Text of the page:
The Necklace is a story that can be taken literally or symbolically—it works either way.
Sometimes students have difficulty with symbolism because it involves thinking figuratively. That means you have understand what an author is representing, rather than what the author is actually (literally) saying.
In this story, think about what the necklace causes in the lives of the Loisels. At first, it makes Mathilde feel beautiful. But later, when it is lost, they have to change their lives to pay for Madame Forestier's necklace. Finally, it turns out that the necklace was worth very little. If they had know that, they never would have had to sacrifice themselves to make the money to pay her back.
Now think about what in life affects people this way. In other words, what might make us feel beautiful, or important, but end up consuming our lives in a way that turns out to be wasteful and unnecessary?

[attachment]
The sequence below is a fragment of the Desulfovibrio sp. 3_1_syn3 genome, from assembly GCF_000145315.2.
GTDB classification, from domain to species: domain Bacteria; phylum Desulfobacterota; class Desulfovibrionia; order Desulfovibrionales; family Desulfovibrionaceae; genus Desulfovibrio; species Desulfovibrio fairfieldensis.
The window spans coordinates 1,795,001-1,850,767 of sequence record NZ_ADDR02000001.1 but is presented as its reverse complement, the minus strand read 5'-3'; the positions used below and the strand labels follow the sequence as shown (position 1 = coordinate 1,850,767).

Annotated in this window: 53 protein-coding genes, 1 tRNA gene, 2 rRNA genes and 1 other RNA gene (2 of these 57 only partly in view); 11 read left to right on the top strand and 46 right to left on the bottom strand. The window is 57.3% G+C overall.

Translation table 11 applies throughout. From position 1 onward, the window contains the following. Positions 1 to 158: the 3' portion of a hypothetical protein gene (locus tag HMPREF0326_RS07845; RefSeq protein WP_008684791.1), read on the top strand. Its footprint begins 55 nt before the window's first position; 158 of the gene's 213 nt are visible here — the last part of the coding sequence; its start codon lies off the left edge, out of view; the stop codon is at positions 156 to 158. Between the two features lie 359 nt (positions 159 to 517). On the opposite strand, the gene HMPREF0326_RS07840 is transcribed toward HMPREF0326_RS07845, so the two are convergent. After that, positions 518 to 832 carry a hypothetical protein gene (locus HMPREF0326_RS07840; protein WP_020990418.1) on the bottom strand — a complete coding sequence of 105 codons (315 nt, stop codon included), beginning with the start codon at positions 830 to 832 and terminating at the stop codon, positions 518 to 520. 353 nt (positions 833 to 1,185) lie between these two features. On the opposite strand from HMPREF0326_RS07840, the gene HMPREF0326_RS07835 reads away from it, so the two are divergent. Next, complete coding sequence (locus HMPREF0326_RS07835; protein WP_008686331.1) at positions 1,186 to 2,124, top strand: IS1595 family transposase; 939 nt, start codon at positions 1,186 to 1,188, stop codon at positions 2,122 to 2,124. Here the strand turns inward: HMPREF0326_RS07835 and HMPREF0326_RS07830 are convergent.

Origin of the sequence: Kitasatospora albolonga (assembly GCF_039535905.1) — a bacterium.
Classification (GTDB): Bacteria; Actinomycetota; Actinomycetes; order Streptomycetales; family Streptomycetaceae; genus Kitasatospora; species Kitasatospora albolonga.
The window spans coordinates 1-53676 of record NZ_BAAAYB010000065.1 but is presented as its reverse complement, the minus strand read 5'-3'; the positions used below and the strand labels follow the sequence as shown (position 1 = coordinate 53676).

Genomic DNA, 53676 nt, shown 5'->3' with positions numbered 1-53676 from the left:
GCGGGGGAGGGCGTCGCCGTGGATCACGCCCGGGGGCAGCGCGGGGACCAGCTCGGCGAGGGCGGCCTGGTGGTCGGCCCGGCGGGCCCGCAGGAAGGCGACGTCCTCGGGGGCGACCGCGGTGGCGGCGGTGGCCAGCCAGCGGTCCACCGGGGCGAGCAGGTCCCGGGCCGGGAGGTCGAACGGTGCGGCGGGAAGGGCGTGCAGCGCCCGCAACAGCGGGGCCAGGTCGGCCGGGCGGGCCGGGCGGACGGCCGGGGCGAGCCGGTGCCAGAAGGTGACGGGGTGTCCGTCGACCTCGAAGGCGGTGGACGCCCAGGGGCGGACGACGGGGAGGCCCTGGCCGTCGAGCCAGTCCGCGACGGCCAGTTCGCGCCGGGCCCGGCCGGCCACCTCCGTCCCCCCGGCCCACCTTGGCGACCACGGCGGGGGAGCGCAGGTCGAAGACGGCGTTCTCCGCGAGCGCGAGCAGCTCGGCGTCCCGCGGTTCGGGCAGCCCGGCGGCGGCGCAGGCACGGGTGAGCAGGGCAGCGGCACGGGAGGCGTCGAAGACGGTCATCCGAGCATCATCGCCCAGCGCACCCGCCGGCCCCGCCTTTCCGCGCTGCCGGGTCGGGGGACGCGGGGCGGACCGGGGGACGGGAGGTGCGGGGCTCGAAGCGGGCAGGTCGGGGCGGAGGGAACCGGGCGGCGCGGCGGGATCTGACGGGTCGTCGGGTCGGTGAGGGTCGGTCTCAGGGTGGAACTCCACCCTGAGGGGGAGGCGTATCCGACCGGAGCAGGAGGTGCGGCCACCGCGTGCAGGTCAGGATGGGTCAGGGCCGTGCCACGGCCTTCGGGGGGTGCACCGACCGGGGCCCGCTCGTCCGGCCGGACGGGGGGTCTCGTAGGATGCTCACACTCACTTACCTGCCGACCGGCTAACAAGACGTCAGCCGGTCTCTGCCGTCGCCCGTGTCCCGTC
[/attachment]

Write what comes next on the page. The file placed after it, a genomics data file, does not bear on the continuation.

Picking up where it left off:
The answer to that question should be the answer to your question, what does the necklace symbolize?
I would say that the necklace symbolizes the pursuit of wealth or fame. It makes us feel good for awhile, but it can become burden, eventually coming to dominate our lives in a way that makes us unhappy.
However, it is interesting to note that the writer, Guy de Maupassant, doesn’t leave things quite so simply tied up in a neat little package.
Look at how Mathilde felt in the beginning of the story:
Mathilde suffered ceaselessly, feeling herself born to enjoy all delicacies and all luxuries. She was distressed at the poverty of her dwelling, at the bareness of the walls, at the shabby chairs, the ugliness of the curtains.
It turns out, ironically, that all of the effort that Mathilde had to put into working to repay the cost of the necklace did not make her miserable. On the contrary, the fact that she had to pretty much give up her fantasies of the good life and focus on a life of hard work seems to have made her a little happier, or at least less discontented. This could symbolize the idea that a simple life of honest work is a happier way to live than wishing for things that you cannot have. Late the story, she has become an admirable character:
Thereafter Madame Loisel knew the horrible existence of the needy. She bore her part, however, with sudden heroism. That dreadful debt must be paid. She would pay it.